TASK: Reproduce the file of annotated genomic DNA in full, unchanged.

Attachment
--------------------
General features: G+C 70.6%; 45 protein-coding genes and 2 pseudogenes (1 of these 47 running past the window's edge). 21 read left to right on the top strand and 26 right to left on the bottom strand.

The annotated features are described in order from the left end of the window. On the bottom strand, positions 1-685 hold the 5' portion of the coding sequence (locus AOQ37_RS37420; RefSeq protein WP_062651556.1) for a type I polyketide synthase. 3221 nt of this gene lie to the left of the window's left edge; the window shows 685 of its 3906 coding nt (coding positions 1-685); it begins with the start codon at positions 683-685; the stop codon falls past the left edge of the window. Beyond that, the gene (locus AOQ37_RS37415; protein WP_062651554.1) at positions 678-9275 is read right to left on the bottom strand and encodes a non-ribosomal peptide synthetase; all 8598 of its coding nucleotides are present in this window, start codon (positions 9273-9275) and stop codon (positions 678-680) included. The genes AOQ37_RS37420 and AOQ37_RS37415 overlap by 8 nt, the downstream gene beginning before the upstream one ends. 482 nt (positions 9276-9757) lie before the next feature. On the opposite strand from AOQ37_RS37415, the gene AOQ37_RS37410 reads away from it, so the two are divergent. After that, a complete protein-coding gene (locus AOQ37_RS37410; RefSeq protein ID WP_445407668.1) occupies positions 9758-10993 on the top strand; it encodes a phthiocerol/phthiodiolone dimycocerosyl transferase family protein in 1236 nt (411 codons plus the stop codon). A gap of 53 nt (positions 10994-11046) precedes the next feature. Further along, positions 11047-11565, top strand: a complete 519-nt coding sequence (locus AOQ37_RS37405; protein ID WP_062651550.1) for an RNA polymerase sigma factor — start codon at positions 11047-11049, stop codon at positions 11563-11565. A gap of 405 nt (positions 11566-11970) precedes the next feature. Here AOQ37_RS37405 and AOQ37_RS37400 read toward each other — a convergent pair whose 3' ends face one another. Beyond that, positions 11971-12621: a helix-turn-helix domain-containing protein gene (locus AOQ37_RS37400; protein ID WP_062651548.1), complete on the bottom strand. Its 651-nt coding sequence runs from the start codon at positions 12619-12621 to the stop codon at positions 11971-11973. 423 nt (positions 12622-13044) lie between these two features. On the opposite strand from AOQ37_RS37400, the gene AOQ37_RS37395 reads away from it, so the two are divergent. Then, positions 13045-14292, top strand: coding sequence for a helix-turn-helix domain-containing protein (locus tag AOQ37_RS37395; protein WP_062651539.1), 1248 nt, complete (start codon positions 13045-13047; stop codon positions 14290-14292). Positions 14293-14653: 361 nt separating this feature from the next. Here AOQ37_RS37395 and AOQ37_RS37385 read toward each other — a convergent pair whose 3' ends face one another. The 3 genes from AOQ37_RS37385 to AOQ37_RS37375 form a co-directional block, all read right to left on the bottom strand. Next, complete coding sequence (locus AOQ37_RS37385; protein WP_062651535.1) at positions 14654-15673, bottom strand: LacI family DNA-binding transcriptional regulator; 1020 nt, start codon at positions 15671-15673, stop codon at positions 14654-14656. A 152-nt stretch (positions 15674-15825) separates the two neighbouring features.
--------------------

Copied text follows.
General features: G+C 70.6%; 45 protein-coding genes and 2 pseudogenes (1 of these 47 running past the window's edge). 21 read left to right on the top strand and 26 right to left on the bottom strand.

The annotated features are described in order from the left end of the window. On the bottom strand, positions 1-685 hold the 5' portion of the coding sequence (locus AOQ37_RS37420; RefSeq protein WP_062651556.1) for a type I polyketide synthase. 3221 nt of this gene lie to the left of the window's left edge; the window shows 685 of its 3906 coding nt (coding positions 1-685); it begins with the start codon at positions 683-685; the stop codon falls past the left edge of the window. Beyond that, the gene (locus AOQ37_RS37415; protein WP_062651554.1) at positions 678-9275 is read right to left on the bottom strand and encodes a non-ribosomal peptide synthetase; all 8598 of its coding nucleotides are present in this window, start codon (positions 9273-9275) and stop codon (positions 678-680) included. The genes AOQ37_RS37420 and AOQ37_RS37415 overlap by 8 nt, the downstream gene beginning before the upstream one ends. 482 nt (positions 9276-9757) lie before the next feature. On the opposite strand from AOQ37_RS37415, the gene AOQ37_RS37410 reads away from it, so the two are divergent. After that, a complete protein-coding gene (locus AOQ37_RS37410; RefSeq protein ID WP_445407668.1) occupies positions 9758-10993 on the top strand; it encodes a phthiocerol/phthiodiolone dimycocerosyl transferase family protein in 1236 nt (411 codons plus the stop codon). A gap of 53 nt (positions 10994-11046) precedes the next feature. Further along, positions 11047-11565, top strand: a complete 519-nt coding sequence (locus AOQ37_RS37405; protein ID WP_062651550.1) for an RNA polymerase sigma factor — start codon at positions 11047-11049, stop codon at positions 11563-11565. A gap of 405 nt (positions 11566-11970) precedes the next feature. Here AOQ37_RS37405 and AOQ37_RS37400 read toward each other — a convergent pair whose 3' ends face one another. Beyond that, positions 11971-12621: a helix-turn-helix domain-containing protein gene (locus AOQ37_RS37400; protein ID WP_062651548.1), complete on the bottom strand. Its 651-nt coding sequence runs from the start codon at positions 12619-12621 to the stop codon at positions 11971-11973. 423 nt (positions 12622-13044) lie between these two features. On the opposite strand from AOQ37_RS37400, the gene AOQ37_RS37395 reads away from it, so the two are divergent. Then, positions 13045-14292, top strand: coding sequence for a helix-turn-helix domain-containing protein (locus tag AOQ37_RS37395; protein WP_062651539.1), 1248 nt, complete (start codon positions 13045-13047; stop codon positions 14290-14292). Positions 14293-14653: 361 nt separating this feature from the next. Here AOQ37_RS37395 and AOQ37_RS37385 read toward each other — a convergent pair whose 3' ends face one another. The 3 genes from AOQ37_RS37385 to AOQ37_RS37375 form a co-directional block, all read right to left on the bottom strand. Next, complete coding sequence (locus AOQ37_RS37385; protein WP_062651535.1) at positions 14654-15673, bottom strand: LacI family DNA-binding transcriptional regulator; 1020 nt, start codon at positions 15671-15673, stop codon at positions 14654-14656. A 152-nt stretch (positions 15674-15825) separates the two neighbouring features.